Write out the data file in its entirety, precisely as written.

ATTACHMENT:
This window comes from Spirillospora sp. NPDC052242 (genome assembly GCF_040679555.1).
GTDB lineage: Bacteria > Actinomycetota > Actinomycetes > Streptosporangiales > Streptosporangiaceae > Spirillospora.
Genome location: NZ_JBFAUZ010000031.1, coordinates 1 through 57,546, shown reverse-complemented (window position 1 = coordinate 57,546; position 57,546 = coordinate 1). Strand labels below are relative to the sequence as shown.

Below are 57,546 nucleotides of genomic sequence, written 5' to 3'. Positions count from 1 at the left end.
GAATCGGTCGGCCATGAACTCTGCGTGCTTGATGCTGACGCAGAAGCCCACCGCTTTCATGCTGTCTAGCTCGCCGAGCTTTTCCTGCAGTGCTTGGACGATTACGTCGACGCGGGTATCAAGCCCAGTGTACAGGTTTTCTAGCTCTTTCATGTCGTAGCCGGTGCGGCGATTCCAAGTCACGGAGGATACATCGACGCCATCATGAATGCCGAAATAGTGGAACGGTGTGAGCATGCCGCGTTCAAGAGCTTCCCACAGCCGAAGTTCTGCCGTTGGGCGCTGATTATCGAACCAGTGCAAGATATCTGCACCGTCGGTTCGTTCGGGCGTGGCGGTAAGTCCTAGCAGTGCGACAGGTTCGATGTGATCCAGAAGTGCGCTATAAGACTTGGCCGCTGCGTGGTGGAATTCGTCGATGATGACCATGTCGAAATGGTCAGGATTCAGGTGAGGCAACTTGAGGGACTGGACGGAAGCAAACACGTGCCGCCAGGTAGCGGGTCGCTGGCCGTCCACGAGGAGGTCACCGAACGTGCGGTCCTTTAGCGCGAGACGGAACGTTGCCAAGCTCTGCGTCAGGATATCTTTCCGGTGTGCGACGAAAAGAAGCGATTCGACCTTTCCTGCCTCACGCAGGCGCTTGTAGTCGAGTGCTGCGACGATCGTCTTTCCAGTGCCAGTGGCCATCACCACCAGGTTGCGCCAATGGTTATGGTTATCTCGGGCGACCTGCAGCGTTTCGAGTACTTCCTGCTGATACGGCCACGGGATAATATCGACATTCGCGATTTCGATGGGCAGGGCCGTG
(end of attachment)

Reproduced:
This window comes from Spirillospora sp. NPDC052242 (genome assembly GCF_040679555.1).
GTDB lineage: Bacteria > Actinomycetota > Actinomycetes > Streptosporangiales > Streptosporangiaceae > Spirillospora.
Genome location: NZ_JBFAUZ010000031.1, coordinates 1 through 57,546, shown reverse-complemented (window position 1 = coordinate 57,546; position 57,546 = coordinate 1). Strand labels below are relative to the sequence as shown.

Below are 57,546 nucleotides of genomic sequence, written 5' to 3'. Positions count from 1 at the left end.
GAATCGGTCGGCCATGAACTCTGCGTGCTTGATGCTGACGCAGAAGCCCACCGCTTTCATGCTGTCTAGCTCGCCGAGCTTTTCCTGCAGTGCTTGGACGATTACGTCGACGCGGGTATCAAGCCCAGTGTACAGGTTTTCTAGCTCTTTCATGTCGTAGCCGGTGCGGCGATTCCAAGTCACGGAGGATACATCGACGCCATCATGAATGCCGAAATAGTGGAACGGTGTGAGCATGCCGCGTTCAAGAGCTTCCCACAGCCGAAGTTCTGCCGTTGGGCGCTGATTATCGAACCAGTGCAAGATATCTGCACCGTCGGTTCGTTCGGGCGTGGCGGTAAGTCCTAGCAGTGCGACAGGTTCGATGTGATCCAGAAGTGCGCTATAAGACTTGGCCGCTGCGTGGTGGAATTCGTCGATGATGACCATGTCGAAATGGTCAGGATTCAGGTGAGGCAACTTGAGGGACTGGACGGAAGCAAACACGTGCCGCCAGGTAGCGGGTCGCTGGCCGTCCACGAGGAGGTCACCGAACGTGCGGTCCTTTAGCGCGAGACGGAACGTTGCCAAGCTCTGCGTCAGGATATCTTTCCGGTGTGCGACGAAAAGAAGCGATTCGACCTTTCCTGCCTCACGCAGGCGCTTGTAGTCGAGTGCTGCGACGATCGTCTTTCCAGTGCCAGTGGCCATCACCACCAGGTTGCGCCAATGGTTATGGTTATCTCGGGCGACCTGCAGCGTTTCGAGTACTTCCTGCTGATACGGCCACGGGATAATATCGACATTCGCGATTTCGATGGGCAGGGCCGTG